R.R. Reno, editor of First Things, believes that the letter, which Benedict plans to publish in a Bavarian magazine, is more of a “testimony” regarding the tumult in the Church, rather than an “analysis.”
Nevertheless, Reno extrapolates from the 91-year-old Pope Emeritus’ letter to point out how and why 20th-century events and currents led to the watershed year of 1968 and weakened the Catholic Church.
“The overall impression [of Benedict’s letter]: Overwhelmed by the Revolution of ’68, riddled with dissent, and structured by institutional and canonical assumptions ill-suited to present realities, the Catholic Church has become an ungovernable mess,” Reno wrote.
Reno appreciated that Benedict mentions the effect the cultural revolution of ‘68 had on the Church but said he wished the Pope Emeritus had also admitted that the Second Vatican Council had its own influence on the Swinging Sixties.
“There can be little doubt that Vatican II functioned as a triggering mechanism during the explosive 1960s. It signaled to the West that the epitome of unchanging truth was reconsidering, rethinking, reframing—in a word, revising,” Reno stated.
“If the Pope Emeritus wishes to give an adequate account of the historical context for the failure of moral discipline among the clergy, he needs to reckon with the Church’s profound role in the Revolution of ’68, not just her fate in its aftermath.” he added.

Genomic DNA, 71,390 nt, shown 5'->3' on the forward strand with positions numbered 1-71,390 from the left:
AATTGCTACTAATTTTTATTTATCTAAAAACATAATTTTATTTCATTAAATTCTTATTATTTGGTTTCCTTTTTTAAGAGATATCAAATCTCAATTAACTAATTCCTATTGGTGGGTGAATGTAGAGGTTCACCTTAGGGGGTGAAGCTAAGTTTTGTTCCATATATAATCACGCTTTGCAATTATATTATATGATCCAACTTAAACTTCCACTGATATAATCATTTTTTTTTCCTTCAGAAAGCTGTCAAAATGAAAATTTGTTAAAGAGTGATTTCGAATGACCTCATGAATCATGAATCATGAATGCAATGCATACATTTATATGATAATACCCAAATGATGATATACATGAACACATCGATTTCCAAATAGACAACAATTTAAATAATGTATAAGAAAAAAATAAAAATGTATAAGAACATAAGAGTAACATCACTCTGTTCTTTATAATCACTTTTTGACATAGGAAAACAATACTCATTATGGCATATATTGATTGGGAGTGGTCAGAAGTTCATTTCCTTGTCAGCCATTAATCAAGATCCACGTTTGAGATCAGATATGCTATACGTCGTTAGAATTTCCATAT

Fr. John Zuhlsdorf, author of “Father Z’s Blog”, said both that the letter is a “scolding” of the German clergy and also meant to be read by the entire world.
“The MSM will be excited about the title: The Church and the Scandal of Sexual Abuse,” Zuhlsdorf added drily.
The priest-blogger felt that the Pope Emeritus hadn’t offered any solutions and also that he failed to make a few “explicit connections.” However, Zuhlsdorf found the letter a moving cry from the heart.
“…there is a poignant cri de coeur in this piece, which leads the attentive reader to [Benedict’s] point. He describes the Church as going through her Job period of testing and purification and serious down-sizing,” the priest wrote.